Weaver Street Market is a food co-op that combines employee and consumer membership, with each group electing representatives to its board. The co-op has expanded greatly in recent years, adding a second storefront and a restaurant, with a third storefront in development.
Weaver Street illustrates a growing trend in the emerging community economy—businesses that meet a triple bottom line of economic, social equity, and environmental returns. Almost half the food it sells is produced locally, and it has invested in a local chicken-producing co-op. It estimates that 50 cents on every dollar spent at the co-op remains in the community versus 15 cents at chain stores.
The co-op hosts an average of four community events a week and has formed its own community foundation. Weaver Street fuels its truck with bio-diesel fuel from the Piedmont Biofuels co-op and purchases 10 percent of its electricity from green energy sources. It also recycles 15 types of waste.
Weaver Street is just one of the nation’s estimated 21,840 co-ops and credit unions. Credit unions alone have over $700 billion in assets. Nationwide, co-ops in 2005 generated $273 billion in revenue and employed more than 600,000.
|ONE DC helps residents strategize to fight a development plan that would displace poor people in the historic Anacostia neighborhood.
Photo by Andrew Willis.
Employees: 8 / Housing Units Organized: 1,000+
Annual Revenue: $750,000
Spun off last year as an independent group after nine years of work in Washington, DC’s Shaw neighborhood, Organizing Neighborhood Equity DC—or “ONE DC”—builds community equity and wealth through developing neighborhood businesses, including a worker-run temp agency, a bike repair shop, an ice cream store franchise, and an African-American heritage tour company. ONE DC combines these efforts with community organizing, focused in three areas: affordable housing, living-wage jobs, and community control over development. When a developer wanted to build a mixed-use facility above a local public transit stop, ONE DC helped residents leverage their political power and negotiate a “community benefits agreement” mandating that at least 25 percent of housing units would be affordable and 15 percent of the retail space would be set aside for local business. ONE DC also helps tenants buy their own buildings by taking advantage of a city law that gives renters the first right to purchase their apartments if the landlord chooses to sell. Executive Director Dominic Moulden proudly boasts that his small group has organized “1,000 units of subsidized housing in a gentrifying area.”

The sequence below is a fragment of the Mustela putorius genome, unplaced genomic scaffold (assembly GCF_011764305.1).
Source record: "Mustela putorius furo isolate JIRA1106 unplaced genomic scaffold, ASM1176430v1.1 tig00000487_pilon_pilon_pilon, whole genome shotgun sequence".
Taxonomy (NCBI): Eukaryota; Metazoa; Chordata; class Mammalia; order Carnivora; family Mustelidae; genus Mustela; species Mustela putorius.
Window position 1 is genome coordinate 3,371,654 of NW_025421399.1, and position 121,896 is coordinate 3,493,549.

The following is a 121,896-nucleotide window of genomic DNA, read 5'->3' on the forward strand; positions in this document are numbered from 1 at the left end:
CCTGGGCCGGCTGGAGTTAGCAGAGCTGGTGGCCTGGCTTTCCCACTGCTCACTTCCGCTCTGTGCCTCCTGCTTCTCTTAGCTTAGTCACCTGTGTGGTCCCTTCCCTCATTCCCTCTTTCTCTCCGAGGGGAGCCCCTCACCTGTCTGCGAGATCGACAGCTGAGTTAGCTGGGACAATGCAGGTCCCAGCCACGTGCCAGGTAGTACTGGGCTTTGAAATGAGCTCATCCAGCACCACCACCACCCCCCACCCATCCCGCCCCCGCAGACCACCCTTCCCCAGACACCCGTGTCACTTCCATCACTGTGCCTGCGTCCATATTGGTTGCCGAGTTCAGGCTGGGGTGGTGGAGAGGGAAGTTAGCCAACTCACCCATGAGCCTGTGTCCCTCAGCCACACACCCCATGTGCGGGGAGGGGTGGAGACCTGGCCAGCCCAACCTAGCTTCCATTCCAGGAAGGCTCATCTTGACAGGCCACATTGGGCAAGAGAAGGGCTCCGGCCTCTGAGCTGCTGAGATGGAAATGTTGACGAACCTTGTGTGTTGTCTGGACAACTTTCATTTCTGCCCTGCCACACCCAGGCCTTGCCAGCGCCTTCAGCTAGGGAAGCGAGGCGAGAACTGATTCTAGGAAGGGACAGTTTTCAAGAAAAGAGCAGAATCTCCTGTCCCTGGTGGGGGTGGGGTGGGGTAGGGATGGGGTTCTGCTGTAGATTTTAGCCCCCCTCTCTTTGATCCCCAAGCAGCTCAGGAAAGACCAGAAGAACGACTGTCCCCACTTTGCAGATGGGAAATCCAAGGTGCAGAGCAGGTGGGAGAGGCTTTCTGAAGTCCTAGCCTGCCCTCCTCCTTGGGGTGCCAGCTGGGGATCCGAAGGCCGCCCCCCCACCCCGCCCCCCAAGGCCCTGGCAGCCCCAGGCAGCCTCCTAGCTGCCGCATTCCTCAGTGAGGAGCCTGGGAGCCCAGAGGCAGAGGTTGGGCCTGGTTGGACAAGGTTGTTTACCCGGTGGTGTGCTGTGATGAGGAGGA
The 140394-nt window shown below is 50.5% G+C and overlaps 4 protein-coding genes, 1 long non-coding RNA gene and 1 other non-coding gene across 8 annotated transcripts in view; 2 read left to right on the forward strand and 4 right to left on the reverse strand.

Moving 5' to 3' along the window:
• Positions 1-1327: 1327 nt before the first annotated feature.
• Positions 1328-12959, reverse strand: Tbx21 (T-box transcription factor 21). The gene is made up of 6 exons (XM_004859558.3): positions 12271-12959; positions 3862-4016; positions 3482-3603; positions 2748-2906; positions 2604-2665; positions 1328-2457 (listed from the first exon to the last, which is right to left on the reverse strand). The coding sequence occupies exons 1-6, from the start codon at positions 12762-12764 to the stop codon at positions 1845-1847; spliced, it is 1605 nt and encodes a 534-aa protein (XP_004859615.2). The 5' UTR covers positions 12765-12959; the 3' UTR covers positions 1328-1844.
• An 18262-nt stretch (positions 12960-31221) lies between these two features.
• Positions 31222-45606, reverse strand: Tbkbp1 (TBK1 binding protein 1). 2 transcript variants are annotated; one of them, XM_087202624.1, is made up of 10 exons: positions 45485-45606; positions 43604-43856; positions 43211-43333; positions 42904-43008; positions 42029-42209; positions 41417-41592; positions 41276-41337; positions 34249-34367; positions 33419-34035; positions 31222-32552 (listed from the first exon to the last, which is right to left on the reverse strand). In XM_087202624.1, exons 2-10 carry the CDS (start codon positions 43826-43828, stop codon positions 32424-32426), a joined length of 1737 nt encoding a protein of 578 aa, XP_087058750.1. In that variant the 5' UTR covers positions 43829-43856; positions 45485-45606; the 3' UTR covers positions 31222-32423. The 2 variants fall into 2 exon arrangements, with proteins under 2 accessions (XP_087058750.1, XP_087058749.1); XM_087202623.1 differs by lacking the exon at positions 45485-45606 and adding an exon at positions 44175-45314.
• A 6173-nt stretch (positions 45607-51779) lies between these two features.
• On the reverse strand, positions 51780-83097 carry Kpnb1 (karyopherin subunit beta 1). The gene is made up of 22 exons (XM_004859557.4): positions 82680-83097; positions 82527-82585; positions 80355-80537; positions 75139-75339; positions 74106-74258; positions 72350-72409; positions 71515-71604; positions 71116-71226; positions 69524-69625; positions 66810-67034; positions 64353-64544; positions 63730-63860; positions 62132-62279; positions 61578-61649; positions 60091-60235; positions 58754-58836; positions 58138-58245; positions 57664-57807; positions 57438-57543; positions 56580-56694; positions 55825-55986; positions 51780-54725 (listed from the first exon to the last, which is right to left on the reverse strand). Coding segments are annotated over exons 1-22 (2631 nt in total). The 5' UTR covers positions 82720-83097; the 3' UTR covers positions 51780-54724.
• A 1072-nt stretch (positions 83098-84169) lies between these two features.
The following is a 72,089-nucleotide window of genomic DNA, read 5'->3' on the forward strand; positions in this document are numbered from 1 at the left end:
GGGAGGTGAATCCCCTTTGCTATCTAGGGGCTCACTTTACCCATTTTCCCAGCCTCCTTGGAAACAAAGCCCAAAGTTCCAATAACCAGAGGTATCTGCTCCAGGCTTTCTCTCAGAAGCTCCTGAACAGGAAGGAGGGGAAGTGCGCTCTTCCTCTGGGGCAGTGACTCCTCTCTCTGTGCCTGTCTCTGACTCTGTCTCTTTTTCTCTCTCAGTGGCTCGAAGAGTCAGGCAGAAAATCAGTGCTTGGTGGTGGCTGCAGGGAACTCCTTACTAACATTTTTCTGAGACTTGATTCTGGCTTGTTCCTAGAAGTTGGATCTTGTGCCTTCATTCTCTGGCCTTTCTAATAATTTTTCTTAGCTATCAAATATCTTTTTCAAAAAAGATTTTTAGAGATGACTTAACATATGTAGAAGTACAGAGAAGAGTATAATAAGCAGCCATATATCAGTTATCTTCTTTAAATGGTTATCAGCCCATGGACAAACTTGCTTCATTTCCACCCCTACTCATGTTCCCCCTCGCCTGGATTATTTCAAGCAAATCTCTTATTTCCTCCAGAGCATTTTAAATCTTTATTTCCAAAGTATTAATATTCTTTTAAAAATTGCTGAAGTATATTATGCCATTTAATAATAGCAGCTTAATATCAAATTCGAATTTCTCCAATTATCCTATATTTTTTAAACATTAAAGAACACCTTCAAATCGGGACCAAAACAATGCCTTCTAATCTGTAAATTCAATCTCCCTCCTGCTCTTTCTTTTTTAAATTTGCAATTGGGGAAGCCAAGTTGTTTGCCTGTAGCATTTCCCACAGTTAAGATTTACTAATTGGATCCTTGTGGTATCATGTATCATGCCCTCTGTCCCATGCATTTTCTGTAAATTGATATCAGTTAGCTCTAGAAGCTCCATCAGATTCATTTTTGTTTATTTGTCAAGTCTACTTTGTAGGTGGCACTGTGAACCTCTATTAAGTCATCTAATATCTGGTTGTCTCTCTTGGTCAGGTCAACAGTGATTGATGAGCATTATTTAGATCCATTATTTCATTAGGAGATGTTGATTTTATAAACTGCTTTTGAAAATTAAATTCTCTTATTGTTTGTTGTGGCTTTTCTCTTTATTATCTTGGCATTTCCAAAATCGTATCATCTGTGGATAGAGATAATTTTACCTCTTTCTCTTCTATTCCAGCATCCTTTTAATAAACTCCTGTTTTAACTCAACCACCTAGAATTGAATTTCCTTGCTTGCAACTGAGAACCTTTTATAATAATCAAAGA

ONE DC is just one example of the nation’s 4,600 community development corporations (CDCs), nonprofit, neighborhood-based groups that play a key role in giving residents a voice in community planning and development in virtually every city. A 2005 survey found that nationwide CDCs help create 75,000 jobs per year.
Community Land Trusts
Champlain Housing Trust
In operation since: 1984 / Members: 5,000+
Annual Revenue: $5.9 million
Formed in October 2006 from the merger of two Vermont community land trusts that date back to 1984, Champlain Housing Trust is the largest community land trust in the country, providing affordable housing for 2,100 households. “Even though we work throughout [a] large region, we are still community-based,” CEO Brenda Torpy says. “One-third of our volunteer Board of Directors are residents in our housing, and the Board also has representation from four municipalities and someone with a regional housing perspective.”
A study of Burlington land trust’s first two decades found that 61.9 percent of residents who sold their land trust home, after an average residency of six years, were able to “step up” to traditional homeownership. Meanwhile the equity gain the trust retains enables it to continue providing affordable housing to future generations.
These findings are important. The revival of inner-city neighborhoods often displaces long-time residents, leading to widespread gentrification. Community land trusts are nonprofits that hold land in trust and prevent gentrification by keeping land off the market. Instead, the trust sells houses using a restricted deed while retaining title to the land. This lowers prices, allowing lower-income residents to purchase the homes; in turn, the homeowner signs a deed agreeing to restrict the resale price and share the equity gain with the trust to preserve affordability for future buyers.